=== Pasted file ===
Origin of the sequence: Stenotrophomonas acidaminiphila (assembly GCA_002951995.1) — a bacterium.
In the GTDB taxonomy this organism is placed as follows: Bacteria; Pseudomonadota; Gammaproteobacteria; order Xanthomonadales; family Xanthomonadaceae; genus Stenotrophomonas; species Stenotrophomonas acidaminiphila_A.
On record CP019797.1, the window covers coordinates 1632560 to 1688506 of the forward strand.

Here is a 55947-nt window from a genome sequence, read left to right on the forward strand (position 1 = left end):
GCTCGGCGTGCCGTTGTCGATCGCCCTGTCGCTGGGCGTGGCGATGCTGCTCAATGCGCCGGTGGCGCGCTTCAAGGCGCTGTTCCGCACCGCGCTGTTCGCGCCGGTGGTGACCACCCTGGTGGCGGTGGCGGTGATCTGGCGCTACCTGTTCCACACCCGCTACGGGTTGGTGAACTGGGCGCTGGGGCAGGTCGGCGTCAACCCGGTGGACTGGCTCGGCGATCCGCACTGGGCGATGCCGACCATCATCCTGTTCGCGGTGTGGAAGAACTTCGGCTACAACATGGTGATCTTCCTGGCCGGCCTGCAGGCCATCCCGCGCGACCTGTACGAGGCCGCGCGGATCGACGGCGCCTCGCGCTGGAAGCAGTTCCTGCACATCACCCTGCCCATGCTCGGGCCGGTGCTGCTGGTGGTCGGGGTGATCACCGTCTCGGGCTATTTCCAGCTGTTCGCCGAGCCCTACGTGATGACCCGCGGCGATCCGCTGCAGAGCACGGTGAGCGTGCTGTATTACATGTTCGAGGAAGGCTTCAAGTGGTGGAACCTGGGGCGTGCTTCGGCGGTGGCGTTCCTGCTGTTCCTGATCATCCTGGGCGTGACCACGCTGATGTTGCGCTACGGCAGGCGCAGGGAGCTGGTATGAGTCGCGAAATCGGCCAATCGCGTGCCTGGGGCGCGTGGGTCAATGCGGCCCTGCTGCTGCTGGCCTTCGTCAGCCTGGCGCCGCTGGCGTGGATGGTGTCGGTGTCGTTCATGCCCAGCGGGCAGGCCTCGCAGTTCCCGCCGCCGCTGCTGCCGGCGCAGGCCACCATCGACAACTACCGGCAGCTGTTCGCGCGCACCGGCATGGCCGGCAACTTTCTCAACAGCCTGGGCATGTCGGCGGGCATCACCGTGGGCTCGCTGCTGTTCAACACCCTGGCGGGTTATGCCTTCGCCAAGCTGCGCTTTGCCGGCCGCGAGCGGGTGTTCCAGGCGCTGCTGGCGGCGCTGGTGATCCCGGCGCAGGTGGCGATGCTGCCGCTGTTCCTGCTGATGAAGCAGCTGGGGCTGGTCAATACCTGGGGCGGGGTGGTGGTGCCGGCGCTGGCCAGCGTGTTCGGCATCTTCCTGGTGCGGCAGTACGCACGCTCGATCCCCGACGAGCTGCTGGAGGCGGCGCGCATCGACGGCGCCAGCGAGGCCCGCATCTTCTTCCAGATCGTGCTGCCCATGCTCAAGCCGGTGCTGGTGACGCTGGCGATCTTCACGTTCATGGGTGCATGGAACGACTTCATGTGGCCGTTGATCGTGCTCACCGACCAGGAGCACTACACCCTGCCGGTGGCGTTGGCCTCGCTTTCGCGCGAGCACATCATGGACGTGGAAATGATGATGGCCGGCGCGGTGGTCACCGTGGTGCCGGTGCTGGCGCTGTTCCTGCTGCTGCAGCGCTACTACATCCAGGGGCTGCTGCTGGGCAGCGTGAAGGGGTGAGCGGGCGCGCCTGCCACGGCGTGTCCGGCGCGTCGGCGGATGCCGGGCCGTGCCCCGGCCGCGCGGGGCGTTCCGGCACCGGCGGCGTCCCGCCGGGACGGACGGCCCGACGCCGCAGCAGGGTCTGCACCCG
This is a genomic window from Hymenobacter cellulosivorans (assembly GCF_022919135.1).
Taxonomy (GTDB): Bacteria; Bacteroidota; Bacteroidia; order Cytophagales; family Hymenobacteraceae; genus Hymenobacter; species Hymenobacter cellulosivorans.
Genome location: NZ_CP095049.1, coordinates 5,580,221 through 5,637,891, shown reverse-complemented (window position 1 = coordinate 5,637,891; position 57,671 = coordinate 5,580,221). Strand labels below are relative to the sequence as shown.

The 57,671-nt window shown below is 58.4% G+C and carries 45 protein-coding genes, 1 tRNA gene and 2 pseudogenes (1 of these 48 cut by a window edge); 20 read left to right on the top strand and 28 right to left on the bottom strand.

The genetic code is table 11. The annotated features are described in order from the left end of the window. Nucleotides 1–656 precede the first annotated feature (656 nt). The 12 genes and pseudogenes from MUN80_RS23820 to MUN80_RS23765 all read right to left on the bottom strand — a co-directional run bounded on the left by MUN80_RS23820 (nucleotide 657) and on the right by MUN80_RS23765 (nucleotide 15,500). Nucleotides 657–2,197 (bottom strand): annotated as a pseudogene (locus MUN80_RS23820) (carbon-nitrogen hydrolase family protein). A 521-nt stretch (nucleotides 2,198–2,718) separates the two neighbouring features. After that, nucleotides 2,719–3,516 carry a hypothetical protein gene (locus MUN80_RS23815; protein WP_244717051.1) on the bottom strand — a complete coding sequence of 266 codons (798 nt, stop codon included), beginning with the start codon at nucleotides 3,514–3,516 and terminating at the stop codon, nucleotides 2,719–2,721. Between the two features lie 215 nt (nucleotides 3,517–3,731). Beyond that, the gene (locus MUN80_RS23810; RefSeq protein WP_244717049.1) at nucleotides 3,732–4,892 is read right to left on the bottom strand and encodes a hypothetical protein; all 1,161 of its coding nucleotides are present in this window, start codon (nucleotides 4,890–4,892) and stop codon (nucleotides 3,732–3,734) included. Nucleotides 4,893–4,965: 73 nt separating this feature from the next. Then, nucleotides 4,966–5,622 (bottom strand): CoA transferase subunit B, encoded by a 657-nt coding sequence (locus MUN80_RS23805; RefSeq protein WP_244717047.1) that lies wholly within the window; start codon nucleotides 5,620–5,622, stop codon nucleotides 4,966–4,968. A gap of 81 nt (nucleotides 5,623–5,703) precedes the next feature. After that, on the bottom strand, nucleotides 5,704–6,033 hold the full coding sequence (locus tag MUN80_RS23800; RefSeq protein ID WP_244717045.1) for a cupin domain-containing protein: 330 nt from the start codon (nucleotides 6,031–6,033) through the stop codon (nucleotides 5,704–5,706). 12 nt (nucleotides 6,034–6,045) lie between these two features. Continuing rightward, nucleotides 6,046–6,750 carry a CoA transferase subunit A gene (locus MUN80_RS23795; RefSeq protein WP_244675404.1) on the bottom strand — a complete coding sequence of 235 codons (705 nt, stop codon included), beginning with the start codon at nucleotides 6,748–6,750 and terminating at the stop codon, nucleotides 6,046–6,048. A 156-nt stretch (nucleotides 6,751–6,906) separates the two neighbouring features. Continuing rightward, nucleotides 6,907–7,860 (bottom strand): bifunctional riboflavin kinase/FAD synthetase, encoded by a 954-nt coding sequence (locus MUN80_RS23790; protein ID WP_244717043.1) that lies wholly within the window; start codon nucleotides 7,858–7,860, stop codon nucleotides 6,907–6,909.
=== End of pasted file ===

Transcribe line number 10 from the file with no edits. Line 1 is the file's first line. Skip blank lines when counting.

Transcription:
The genetic code is table 11. The annotated features are described in order from the left end of the window. Nucleotides 1–656 precede the first annotated feature (656 nt). The 12 genes and pseudogenes from MUN80_RS23820 to MUN80_RS23765 all read right to left on the bottom strand — a co-directional run bounded on the left by MUN80_RS23820 (nucleotide 657) and on the right by MUN80_RS23765 (nucleotide 15,500). Nucleotides 657–2,197 (bottom strand): annotated as a pseudogene (locus MUN80_RS23820) (carbon-nitrogen hydrolase family protein). A 521-nt stretch (nucleotides 2,198–2,718) separates the two neighbouring features. After that, nucleotides 2,719–3,516 carry a hypothetical protein gene (locus MUN80_RS23815; protein WP_244717051.1) on the bottom strand — a complete coding sequence of 266 codons (798 nt, stop codon included), beginning with the start codon at nucleotides 3,514–3,516 and terminating at the stop codon, nucleotides 2,719–2,721. Between the two features lie 215 nt (nucleotides 3,517–3,731). Beyond that, the gene (locus MUN80_RS23810; RefSeq protein WP_244717049.1) at nucleotides 3,732–4,892 is read right to left on the bottom strand and encodes a hypothetical protein; all 1,161 of its coding nucleotides are present in this window, start codon (nucleotides 4,890–4,892) and stop codon (nucleotides 3,732–3,734) included. Nucleotides 4,893–4,965: 73 nt separating this feature from the next. Then, nucleotides 4,966–5,622 (bottom strand): CoA transferase subunit B, encoded by a 657-nt coding sequence (locus MUN80_RS23805; RefSeq protein WP_244717047.1) that lies wholly within the window; start codon nucleotides 5,620–5,622, stop codon nucleotides 4,966–4,968. A gap of 81 nt (nucleotides 5,623–5,703) precedes the next feature. After that, on the bottom strand, nucleotides 5,704–6,033 hold the full coding sequence (locus tag MUN80_RS23800; RefSeq protein ID WP_244717045.1) for a cupin domain-containing protein: 330 nt from the start codon (nucleotides 6,031–6,033) through the stop codon (nucleotides 5,704–5,706). 12 nt (nucleotides 6,034–6,045) lie between these two features. Continuing rightward, nucleotides 6,046–6,750 carry a CoA transferase subunit A gene (locus MUN80_RS23795; RefSeq protein WP_244675404.1) on the bottom strand — a complete coding sequence of 235 codons (705 nt, stop codon included), beginning with the start codon at nucleotides 6,748–6,750 and terminating at the stop codon, nucleotides 6,046–6,048. A 156-nt stretch (nucleotides 6,751–6,906) separates the two neighbouring features. Continuing rightward, nucleotides 6,907–7,860 (bottom strand): bifunctional riboflavin kinase/FAD synthetase, encoded by a 954-nt coding sequence (locus MUN80_RS23790; protein ID WP_244717043.1) that lies wholly within the window; start codon nucleotides 7,858–7,860, stop codon nucleotides 6,907–6,909.